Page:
Kualapu’u Elementary School receives Verizon grant to build science curriculum

| July 24, 2014 | 0 Comments

Kualapu'u School received a $3,900 grant yesterday to help develop a third grade science curriculum. From left, third grade teachers Earline Iaea and Catherine Aki, Ho'okako'o Corporation Board member Guy Kaulukukui, Bill Hozey of Verizon, Math and Science Curriculum Coordinator Sue Forbes, Ho'okako'o Board Chair Pauline Lo Bailey, Kualapu'u Principal Lydia Trinidad, Ho'okako'o Board member Barbara Kalipi. HC serves as the governing board for Kualapu'u Elementary Conversion Charter School.

Kualapu’u School received a $3,900 grant yesterday to help develop a third grade science curriculum. From left, third grade teachers Earline Iaea and Catherine Aki, Ho’okako’o Corporation Board member Guy Kaulukukui, Bill Hozey of Verizon, Math and Science Curriculum Coordinator Sue Forbes, Ho’okako’o Board Chair Pauline Lo Bailey, Kualapu’u Principal Lydia Trinidad, Ho’okako’o Board member Barbara Kalipi. HC serves as the governing board for Kualapu’u Elementary Conversion Charter School.


The hope and excitement of a new school year could be felt last night at Kualapu’u Elementary School. Before the first day of school today, parents and students had the opportunity to meet teachers, pick up new uniforms and receive a free spaghetti dinner from the school’s Parent-Student Organization.

Also in attendance was Bill Hozey from Verizon Communications. He visited Kualapu’u yesterday to present the school with a $3,900 grant check from the Verizon Foundation intended to develop the school’s third grade science curriculum.

The grant will be used by the charter school’s math and science curriculum coordinator Sue Forbes to train the school’s third grade teachers in hands-on science instruction in the areas of gardening, health and fitness.

“I hope this engenders a love of science in teachers and students,” said Forbes. She will be designing lessons and tests that align with the Next Generation Science Standards. “We will build a curriculum that involves STEM (science, technology, engineering and math),” said Forbes. “Right now we are weakest in the physical sciences, engineering and design.”

Kualapu’u School Principal Lydia Trinidad said the school started looking for grants and partnerships last year that would help build the school’s STEM curriculum. “We are trying to build a sustainable, relevant science curriculum,” said Trinidad.

Because of the state of Hawaii’s emphasis on improving math and reading tests over the past few years, instruction in science has been lacking, said Trinidad. With the school’s “good standing” status after several years of demonstrated proficiency on the Hawaii State Assessment tests, the school can now begin to expand in other areas. “Now that we are OK we can bring in other things,” said Trinidad.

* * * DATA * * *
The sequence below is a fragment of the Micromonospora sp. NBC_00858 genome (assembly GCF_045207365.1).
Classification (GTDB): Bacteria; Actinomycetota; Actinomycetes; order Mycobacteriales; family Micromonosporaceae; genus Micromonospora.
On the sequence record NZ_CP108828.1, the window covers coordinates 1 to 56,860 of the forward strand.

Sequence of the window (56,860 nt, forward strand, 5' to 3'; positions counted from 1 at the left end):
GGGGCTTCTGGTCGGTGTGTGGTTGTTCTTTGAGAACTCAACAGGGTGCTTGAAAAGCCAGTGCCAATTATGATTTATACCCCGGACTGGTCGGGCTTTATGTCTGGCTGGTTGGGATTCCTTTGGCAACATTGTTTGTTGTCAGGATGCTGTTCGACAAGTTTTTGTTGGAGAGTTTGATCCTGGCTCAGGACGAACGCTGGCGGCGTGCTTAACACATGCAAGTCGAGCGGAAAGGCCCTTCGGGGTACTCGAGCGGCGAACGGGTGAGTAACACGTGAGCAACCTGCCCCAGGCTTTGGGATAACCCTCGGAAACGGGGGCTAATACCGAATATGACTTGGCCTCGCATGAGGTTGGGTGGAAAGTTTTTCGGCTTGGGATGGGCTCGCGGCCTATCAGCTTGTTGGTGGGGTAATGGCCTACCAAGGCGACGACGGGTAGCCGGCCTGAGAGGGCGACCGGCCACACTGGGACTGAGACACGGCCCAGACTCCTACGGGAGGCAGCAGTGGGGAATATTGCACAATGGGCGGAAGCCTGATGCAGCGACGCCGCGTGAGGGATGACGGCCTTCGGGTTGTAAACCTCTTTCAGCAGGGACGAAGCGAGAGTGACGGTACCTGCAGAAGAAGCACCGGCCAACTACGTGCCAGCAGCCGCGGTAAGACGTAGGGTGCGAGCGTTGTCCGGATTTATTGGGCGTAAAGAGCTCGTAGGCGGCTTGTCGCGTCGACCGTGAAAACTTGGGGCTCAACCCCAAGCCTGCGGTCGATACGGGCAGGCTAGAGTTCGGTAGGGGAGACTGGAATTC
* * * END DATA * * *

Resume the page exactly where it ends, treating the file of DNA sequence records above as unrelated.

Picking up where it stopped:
If the science curriculum proves successful, the plan is to expand it into the fourth grade next year, followed by fifth and sixth grades in subsequent years.

“We will be reaching out to all our partners to make this work,” said Trinidad. “This is one of our small, but potentially ambitious efforts,” she added.

Kualapu’u was selected from schools in Hawaii and the West Coast for this Verizon Foundation grant. “We have the infrastructure for this project that can be expanded,” said Trinidad. “There are not a lot of grants out there that we found that are more relevant.”

Although Hozey was not directly involved in awarding the grant, as the associate director of business channels in the state of Hawaii for Verizon, he was apparently impressed by Kualapu’u, Forbes and Trinidad. “When I met her (Trinidad) she was engaged, passionate and driven,” said Hozey. “You don’t see that a lot. With Sue’s enthusiasm and passion, this is a good investment.”

Hozey sees the grant as a win-win for Verizon and Kualapu’u. “They (the students) are impacting our world,” he said. “These kids will be our engineers and scientists, our leaders.” With 86 percent of Kualapu’u’s students receiving free or reduced lunches, Hozey also saw the immediate economic benefit. “The need was great,” he said.

Kualapu'u Principal Lydia Trinidad holds the check received from Bill Hozey of Verizon. On the right, Sue Forbes, the school's math and science curriculum coordinator with third grade teacher Catherine Aki.

Kualapu’u Principal Lydia Trinidad holds the check received from Bill Hozey of Verizon. On the right, Sue Forbes, the school’s math and science curriculum coordinator with third grade teacher Catherine Aki.


Hozey also announced that Kualapu’u could receive 20-30 new iPad tablets as part of this pilot project. The iPads would be set up to only allow students to access research, science and math websites. At this time, he said he is “95 percent” sure they will get the iPads.

Another part of this partnership with the school could involve Verizon arranging for a free technology forum for the community. This would allow parents and other community members to learn about the latest cutting edge changes in technology and how to safely navigate the increasingly complex world of the Internet and communication technology. As the first communications company to bring true 4G broadband to Hawaii, Verizon is positioned to move forward on the next generation of technology, “whatever that might be,” said Hozey.

This year, Kualapu’u — the largest elementary school on Molokai — celebrates its 10th year as a conversion charter school. The school plans to roll out a five-year fundraising campaign this year to develop a school endowment to help continue funding of programs such as its pre-kindergarten and Extended Learning Time initiatives.

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